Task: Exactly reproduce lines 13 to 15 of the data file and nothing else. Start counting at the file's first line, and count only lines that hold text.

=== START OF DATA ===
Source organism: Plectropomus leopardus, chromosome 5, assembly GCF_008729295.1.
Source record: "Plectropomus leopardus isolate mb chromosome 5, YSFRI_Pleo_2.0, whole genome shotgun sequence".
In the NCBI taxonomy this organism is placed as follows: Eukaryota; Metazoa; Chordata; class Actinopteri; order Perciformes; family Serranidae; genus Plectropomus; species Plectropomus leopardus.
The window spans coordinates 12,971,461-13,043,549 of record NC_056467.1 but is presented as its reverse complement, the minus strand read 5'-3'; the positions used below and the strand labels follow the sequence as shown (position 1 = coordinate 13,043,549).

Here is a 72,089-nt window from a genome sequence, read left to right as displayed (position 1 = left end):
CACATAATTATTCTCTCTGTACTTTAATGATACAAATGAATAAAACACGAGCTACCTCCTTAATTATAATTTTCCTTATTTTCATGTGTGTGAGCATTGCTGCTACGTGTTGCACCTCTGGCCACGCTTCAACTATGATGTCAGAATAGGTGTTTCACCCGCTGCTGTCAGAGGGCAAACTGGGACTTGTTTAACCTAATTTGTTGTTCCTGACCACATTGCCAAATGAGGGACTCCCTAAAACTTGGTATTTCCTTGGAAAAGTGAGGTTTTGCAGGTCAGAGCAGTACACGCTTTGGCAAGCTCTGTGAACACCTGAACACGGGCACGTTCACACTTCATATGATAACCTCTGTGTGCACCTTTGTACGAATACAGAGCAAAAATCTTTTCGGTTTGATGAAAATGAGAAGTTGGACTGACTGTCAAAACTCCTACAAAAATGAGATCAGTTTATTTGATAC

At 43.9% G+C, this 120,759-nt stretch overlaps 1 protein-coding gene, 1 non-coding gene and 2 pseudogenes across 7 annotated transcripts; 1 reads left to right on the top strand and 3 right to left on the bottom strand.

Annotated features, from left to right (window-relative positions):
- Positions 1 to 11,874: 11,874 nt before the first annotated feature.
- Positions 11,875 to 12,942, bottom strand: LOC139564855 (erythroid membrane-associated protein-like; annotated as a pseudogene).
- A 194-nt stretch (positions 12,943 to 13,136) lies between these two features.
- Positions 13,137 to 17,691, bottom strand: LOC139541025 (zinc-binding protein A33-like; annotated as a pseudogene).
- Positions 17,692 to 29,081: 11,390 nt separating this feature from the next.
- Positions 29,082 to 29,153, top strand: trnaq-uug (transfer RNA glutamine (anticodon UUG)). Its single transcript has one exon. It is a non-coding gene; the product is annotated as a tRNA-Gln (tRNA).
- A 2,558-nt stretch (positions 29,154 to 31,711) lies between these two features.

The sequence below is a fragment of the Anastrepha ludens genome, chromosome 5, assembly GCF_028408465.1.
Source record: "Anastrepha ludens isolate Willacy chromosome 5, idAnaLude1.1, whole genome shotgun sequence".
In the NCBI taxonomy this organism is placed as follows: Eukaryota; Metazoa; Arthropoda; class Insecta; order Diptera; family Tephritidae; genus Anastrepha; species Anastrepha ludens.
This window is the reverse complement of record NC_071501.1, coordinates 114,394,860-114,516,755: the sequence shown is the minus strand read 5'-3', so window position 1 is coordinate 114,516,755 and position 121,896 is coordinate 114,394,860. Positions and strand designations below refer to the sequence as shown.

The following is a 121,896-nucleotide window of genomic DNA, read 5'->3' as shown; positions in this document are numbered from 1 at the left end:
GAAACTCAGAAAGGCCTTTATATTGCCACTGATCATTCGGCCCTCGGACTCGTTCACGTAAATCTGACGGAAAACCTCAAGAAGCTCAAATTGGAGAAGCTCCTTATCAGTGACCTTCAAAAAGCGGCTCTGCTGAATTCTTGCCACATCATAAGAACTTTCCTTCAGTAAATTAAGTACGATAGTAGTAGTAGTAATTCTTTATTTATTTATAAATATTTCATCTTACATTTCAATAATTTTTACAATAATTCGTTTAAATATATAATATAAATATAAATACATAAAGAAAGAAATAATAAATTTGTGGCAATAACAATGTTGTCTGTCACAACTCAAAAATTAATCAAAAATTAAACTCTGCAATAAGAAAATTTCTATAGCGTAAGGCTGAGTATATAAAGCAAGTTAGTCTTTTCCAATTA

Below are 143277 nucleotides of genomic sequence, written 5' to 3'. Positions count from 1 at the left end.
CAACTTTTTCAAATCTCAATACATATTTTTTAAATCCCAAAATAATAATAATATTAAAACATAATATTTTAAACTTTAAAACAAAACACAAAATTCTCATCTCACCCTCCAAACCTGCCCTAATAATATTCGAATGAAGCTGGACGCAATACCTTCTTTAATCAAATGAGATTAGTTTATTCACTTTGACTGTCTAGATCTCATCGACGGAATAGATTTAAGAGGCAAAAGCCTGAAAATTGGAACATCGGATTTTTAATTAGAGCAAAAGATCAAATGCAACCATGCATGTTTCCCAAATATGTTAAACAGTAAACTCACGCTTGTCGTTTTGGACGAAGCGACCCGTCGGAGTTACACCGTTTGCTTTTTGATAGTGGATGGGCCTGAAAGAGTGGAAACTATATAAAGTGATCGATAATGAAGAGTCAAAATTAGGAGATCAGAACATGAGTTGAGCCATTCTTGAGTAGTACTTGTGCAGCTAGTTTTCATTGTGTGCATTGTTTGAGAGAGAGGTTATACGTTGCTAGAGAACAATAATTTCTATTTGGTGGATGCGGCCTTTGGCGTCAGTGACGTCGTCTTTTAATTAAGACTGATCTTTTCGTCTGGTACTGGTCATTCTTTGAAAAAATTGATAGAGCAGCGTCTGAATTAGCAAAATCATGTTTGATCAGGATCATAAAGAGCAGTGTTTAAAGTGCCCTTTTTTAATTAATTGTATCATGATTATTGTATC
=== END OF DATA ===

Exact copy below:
- Positions 17,692 to 29,081: 11,390 nt separating this feature from the next.
- Positions 29,082 to 29,153, top strand: trnaq-uug (transfer RNA glutamine (anticodon UUG)). Its single transcript has one exon. It is a non-coding gene; the product is annotated as a tRNA-Gln (tRNA).
- A 2,558-nt stretch (positions 29,154 to 31,711) lies between these two features.